Augmentative and Alternative Communication (AAC) is a term which covers a range of techniques that support spoken language. It aims to support people to communicate basic needs and wants. It makes communication quick, simple and as effective as possible when speech is delayed or impaired. It improves quality of life and offers people opportunities in their family life, education, social life, friendships and employment. AAC also helps to increase independence and promotes equality for people with difficulty communicating. Here are five common myths about AAC.

  1. AAC is a machine that can produce speech

There are two main types of AAC: unaided communication and aided communication. Unaided communication does not involve any additional equipment. This includes: Makaton Key Word Signs, pointing and facial expressions. Aided communication requires external tools to support communication. This includes low-tech AAC such as pictures, symbols, communication charts and the Picture Exchange Communication Systems (PECS); and high-tech, power-based AAC such as Proloquo2go and Language Acquisition through Motor Planning (LAMP), which have a voice-output system that speaks/produces text.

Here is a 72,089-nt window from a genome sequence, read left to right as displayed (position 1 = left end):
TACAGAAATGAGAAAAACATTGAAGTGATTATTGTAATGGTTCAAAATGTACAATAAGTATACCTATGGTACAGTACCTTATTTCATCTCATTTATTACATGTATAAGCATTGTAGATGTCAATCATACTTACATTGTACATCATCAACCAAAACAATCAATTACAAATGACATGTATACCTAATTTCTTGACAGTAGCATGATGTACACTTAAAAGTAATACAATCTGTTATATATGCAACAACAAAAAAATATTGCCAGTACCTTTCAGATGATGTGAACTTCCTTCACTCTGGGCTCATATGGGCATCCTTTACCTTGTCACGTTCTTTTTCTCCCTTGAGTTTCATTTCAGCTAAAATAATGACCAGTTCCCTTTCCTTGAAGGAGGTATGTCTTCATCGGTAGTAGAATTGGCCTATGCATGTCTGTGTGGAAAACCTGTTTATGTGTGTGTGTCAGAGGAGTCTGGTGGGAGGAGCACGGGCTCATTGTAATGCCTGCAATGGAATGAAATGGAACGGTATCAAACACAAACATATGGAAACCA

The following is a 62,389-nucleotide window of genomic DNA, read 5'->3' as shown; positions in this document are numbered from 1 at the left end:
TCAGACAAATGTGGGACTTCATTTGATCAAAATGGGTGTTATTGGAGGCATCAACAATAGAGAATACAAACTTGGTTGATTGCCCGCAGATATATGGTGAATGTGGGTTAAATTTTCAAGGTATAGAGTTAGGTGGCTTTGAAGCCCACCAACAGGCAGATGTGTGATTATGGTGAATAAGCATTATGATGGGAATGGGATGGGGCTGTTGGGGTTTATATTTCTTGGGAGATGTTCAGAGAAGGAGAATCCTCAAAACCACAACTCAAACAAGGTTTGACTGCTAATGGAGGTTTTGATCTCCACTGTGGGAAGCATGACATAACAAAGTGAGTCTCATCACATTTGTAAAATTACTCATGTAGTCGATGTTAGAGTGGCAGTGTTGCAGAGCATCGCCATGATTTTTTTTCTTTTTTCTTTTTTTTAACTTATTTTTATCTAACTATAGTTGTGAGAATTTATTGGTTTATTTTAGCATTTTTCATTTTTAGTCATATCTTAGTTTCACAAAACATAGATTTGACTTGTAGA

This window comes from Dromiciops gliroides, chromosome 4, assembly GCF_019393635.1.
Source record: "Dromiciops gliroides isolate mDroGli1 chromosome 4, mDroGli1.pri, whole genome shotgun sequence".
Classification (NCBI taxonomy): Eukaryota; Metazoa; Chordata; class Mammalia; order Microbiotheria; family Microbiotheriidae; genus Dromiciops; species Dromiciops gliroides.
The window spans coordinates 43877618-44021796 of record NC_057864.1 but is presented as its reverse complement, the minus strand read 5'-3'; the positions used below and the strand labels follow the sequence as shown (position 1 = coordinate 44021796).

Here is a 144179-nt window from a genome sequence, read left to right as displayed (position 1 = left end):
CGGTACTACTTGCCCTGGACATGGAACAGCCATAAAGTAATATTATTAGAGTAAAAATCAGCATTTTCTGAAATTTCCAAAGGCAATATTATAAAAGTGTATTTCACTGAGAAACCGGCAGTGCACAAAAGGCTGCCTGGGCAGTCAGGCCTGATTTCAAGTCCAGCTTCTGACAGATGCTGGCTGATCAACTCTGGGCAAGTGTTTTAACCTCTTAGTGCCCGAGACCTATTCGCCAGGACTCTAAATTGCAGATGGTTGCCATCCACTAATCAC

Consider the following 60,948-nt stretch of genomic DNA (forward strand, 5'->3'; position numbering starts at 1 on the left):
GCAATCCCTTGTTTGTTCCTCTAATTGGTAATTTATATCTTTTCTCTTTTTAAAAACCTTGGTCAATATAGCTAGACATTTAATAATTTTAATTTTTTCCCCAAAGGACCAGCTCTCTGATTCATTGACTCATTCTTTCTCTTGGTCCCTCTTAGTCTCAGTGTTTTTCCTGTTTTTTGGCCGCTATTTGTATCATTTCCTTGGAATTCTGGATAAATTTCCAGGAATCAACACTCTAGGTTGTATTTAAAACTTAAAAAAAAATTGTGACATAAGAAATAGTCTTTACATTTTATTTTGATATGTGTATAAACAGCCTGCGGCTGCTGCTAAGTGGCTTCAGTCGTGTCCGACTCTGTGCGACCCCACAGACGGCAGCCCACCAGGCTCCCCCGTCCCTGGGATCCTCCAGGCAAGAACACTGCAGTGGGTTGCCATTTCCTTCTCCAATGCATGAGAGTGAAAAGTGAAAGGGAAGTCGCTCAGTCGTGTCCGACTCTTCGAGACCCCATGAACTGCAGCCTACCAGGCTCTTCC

1. Only children who are non-verbal need AAC

Not necessarily. For some children with language delay, using AAC can be viewed as a transitional tool. Some children who use AAC at a younger age move onto spoken language once they are ready. It can be viewed as an ‘add-on’ especially when they are still learning to understand different spoken information. It also helps to alleviate the pressure around their communication.

  1. AAC will stop my child from talking

No. Research demonstrates that using AAC does not prevent a child from learning to talk. In fact, many children make gains in their expressive speech because AAC helps to build successful communication and reduces frustration.

  1. High-tech AAC is better than low-tech AAC

There is no best type of AAC. Each system has its pros and cons and it depends on the person’s abilities and preferences. For children with communication difficulties, a ‘Total Communication’ approach is strongly encouraged as it makes use of the different modes of communication skills a child already has. For example, a child can greet a teacher by waving his hand, point to his name tag when taking attendance, and ask for a snack using PECS or LAMP.

  1. A young child is not ready for AAC

For children with physical disabilities, cerebral palsy or profound and multiple learning difficulties, it is best to introduce AAC as early as possible. This often starts with unaided communication such as pointing or Makaton Key Word Signs, and then gradually moves onto communication devices depending on their abilities and medical prognosis. If you would like to know more about whether AAC is for your child, speak to your Speech and Language Therapist today.